(See illustration on page 76.) The herringbone or catch stitch is a cross stitch used to finish the raw edges of flannel or heavy material. It serves both the purpose of overcasting over a raw edge and that of hemming. It is used on raw edged hems to avoid the ridge formed by the first fold of a hem, on the flannel patch and for finishing the flannel seam, which may be pressed open and both single edges herringbone stitched, or both folded to one side and finished over the double edge. In most cases the open seam looks better.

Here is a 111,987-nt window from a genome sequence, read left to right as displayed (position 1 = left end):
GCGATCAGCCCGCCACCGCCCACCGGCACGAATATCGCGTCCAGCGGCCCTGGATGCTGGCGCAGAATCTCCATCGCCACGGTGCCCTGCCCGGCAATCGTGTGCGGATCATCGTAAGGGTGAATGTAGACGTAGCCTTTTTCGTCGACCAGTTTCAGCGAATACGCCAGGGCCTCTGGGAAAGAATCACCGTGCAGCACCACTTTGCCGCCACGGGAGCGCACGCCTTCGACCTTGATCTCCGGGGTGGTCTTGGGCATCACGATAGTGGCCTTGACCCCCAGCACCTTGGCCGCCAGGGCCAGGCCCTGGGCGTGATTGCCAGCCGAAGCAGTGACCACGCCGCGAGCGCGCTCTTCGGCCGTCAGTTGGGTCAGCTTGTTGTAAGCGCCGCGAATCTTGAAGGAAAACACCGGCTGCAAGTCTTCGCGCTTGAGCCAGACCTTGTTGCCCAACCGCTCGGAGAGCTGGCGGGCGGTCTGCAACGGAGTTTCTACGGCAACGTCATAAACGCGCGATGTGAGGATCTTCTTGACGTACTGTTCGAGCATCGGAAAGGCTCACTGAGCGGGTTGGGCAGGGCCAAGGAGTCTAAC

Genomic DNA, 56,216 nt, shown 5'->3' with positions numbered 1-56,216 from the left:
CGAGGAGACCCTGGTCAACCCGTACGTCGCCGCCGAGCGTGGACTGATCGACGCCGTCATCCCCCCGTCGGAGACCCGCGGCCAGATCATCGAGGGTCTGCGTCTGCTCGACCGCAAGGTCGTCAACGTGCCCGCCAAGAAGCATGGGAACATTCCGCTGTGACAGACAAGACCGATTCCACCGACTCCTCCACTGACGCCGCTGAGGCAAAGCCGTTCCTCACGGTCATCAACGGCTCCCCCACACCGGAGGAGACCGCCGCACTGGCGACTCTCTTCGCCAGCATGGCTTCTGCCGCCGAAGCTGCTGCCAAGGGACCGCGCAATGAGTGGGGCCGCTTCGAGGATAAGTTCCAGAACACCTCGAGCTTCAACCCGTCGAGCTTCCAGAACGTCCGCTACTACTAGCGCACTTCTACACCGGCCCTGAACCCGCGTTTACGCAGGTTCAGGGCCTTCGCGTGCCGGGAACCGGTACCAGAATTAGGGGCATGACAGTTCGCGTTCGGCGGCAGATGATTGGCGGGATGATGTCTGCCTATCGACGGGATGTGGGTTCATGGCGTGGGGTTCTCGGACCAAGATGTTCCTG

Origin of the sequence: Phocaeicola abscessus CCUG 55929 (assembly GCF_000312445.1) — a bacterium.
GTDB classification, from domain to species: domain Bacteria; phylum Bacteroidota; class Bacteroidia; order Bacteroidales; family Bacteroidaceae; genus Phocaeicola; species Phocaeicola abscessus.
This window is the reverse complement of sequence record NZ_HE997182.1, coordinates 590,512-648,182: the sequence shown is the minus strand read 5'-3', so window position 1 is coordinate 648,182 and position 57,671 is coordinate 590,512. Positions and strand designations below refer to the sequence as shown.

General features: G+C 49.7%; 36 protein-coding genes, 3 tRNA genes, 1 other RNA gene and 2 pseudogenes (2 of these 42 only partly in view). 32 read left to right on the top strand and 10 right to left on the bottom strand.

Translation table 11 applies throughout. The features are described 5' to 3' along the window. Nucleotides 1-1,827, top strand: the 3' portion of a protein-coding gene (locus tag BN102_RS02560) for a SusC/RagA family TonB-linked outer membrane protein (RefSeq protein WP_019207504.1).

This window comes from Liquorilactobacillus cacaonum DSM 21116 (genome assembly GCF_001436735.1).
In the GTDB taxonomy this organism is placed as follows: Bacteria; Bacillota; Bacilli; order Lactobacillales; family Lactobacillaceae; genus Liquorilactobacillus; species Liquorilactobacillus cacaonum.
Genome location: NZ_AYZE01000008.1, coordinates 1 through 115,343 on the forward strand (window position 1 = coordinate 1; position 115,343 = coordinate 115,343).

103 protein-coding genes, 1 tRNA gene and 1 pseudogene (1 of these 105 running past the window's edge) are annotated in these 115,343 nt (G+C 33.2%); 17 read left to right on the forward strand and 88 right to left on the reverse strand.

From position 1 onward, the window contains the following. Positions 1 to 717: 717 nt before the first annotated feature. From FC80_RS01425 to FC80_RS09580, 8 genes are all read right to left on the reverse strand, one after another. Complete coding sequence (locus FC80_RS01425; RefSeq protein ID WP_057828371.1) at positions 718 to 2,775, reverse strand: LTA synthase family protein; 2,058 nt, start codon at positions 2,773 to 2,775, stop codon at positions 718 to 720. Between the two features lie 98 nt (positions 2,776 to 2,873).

The stitch consists of single, alternating running stitches made first to the right and then to the left, working from you instead of toward you as in ordinary running. The thread being carried across from one stitch to another, gives the appearance of a cross stitch. The stitches on each side must be in straight rows, with the outer row just over the edge of the flannel. The stitch should be no deeper than necessary to prevent pulling out. A good rule for beginners is to make the top of each stitch even with the bottom of the last stitch. Point the needle toward you in making the stitch, but work away from you. The edge of the flannel must be kept smooth. This being a cross stitch the thread of one part of the stitch is on top and the other underneath. Be sure that this is regular, those slanting in the same direction should be always either to the top or to the bottom.